The late 60’s and early 70’s saw a wave of cultural rebirth in Brittany, first in Breton music, then with Bretons reclaiming their nearly dead language, and finally with the emergence of a veritable superstar in international sports: Eric Tabarly, discussed below.  Regardless of Tabarly’s heroics, the most important thing about him was that he came from a culture that desperately needed heroic figures.  The Bretons, and France in general, needed someone who could help them regain their trampled pride, which still hadn’t nearly recovered from the humiliation of World War 2.  The fact that it was an ex-naval officer didn’t hurt, and the fact that his success came in the sport of sailing in an area with some of the most beautiful sailing grounds on earth and a rich maritime history didn’t hurt either.

People Are People As mentioned above, Tabarly was the perfect person to become a superstar to first the Breton and then the larger French public, who needed heroes almost as bad as the Breton.  But Tabarly was actually the second such hero, and without the exploits (and beautifully written books) of Bernard Moitessier, the French might not have been ready to embrace ocean racing as a real sport.  And if both these men hadn’t beat up on their traditional rivals in England, their countrymen still might not have so wholly fallen for these men and their sport.  Similarly, even the wild exploits of Baron Bich’s failed America’s Cup campaigns failed to ignite the public’s interest.  Firstly because there’s no real French/American rivalry to spice things up, and second because people looked at the 12 Meters and said “But what is impressive about that?  Monsieur Tabarly sails bigger and faster boats by himself!”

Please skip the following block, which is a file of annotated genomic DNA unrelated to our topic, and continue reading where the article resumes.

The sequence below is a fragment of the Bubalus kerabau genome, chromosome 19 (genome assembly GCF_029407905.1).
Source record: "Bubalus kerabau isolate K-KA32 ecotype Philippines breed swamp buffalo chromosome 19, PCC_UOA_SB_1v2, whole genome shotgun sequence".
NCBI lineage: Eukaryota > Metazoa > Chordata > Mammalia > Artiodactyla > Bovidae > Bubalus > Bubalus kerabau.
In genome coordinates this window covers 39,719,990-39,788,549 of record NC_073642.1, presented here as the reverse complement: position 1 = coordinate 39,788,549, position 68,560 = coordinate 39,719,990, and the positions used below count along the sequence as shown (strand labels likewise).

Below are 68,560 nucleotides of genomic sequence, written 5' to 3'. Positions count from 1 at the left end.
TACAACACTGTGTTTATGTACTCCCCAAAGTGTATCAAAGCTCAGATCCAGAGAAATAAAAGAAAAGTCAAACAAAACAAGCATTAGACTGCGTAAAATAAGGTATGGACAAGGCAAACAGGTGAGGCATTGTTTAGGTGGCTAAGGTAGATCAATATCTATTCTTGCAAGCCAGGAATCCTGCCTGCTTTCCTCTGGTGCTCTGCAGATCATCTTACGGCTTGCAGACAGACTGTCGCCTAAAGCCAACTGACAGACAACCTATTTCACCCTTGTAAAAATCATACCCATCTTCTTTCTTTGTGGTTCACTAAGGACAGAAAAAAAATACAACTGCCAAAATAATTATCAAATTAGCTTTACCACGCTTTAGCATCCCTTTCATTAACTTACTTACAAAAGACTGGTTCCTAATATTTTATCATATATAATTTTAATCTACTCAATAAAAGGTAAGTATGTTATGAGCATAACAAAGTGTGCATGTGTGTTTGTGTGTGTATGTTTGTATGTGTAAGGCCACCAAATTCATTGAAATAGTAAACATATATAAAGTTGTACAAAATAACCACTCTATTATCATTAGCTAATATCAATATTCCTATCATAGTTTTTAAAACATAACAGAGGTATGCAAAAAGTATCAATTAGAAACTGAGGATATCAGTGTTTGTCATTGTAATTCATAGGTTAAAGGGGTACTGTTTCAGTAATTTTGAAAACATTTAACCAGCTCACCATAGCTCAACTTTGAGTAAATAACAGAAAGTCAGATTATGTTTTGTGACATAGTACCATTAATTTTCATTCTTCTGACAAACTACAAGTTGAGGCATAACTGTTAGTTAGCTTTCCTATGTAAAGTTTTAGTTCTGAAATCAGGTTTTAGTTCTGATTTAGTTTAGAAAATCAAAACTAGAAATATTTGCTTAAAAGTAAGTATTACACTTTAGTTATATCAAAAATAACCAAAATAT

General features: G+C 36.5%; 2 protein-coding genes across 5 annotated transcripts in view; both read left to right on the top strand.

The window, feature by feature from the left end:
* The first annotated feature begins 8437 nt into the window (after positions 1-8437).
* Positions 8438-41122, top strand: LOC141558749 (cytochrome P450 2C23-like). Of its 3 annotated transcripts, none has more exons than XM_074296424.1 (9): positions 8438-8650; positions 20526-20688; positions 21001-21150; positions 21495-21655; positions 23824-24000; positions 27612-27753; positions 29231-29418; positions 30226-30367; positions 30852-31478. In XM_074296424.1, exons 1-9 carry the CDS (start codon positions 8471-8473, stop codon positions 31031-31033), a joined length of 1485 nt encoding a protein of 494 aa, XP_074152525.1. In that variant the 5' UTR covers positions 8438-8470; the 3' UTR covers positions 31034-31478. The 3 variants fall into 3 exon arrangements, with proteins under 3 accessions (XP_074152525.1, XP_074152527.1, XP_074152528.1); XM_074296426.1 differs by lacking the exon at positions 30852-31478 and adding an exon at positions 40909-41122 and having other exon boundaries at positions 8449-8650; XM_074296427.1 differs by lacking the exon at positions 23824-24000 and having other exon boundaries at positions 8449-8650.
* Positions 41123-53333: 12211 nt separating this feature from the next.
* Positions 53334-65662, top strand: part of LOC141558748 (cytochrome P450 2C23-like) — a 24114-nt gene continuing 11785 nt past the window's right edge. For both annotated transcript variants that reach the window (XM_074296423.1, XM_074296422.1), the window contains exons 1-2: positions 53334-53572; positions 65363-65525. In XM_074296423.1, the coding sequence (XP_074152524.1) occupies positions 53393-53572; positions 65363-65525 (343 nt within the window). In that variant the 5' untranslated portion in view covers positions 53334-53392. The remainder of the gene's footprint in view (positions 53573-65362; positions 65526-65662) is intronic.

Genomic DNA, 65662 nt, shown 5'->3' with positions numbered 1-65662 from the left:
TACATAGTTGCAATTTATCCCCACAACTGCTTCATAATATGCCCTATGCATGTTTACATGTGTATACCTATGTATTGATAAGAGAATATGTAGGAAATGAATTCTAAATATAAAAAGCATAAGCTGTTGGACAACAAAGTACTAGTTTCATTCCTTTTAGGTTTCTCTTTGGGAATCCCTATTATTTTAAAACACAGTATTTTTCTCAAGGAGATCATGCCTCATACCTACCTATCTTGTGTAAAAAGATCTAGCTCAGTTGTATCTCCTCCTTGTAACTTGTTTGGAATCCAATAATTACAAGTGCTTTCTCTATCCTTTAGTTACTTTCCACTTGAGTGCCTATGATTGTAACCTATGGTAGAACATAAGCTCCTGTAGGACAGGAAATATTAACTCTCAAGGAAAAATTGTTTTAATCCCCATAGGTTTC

Moitessier not only beat Knox-Johnston around the world, but he did it on his own terms and with the poetic French flair of not even finishing the inaugural Golden Globe race when he was a shoo-in to win, instead continuing on for another circumnavigation before stopping in Tahiti.  Like Tabarly, he was a prolific writer, and in an age when books and newspapers were the mainstays of cultural exchange, the entire nation read the words of these men.  Moitessier (the non-native Frenchman born in Vietnam) set ‘em up, and with yachting now part of the national consciousness, the Breton Tabarly knocked ‘em down with success after success against mostly British competitors in races as diverse as the OSTAR, the Fastnet, and the Sydney-Hobart.  And essential to the publicity of it all, Tabarly wrote some 12 books, some of which continue to see reprints to this day.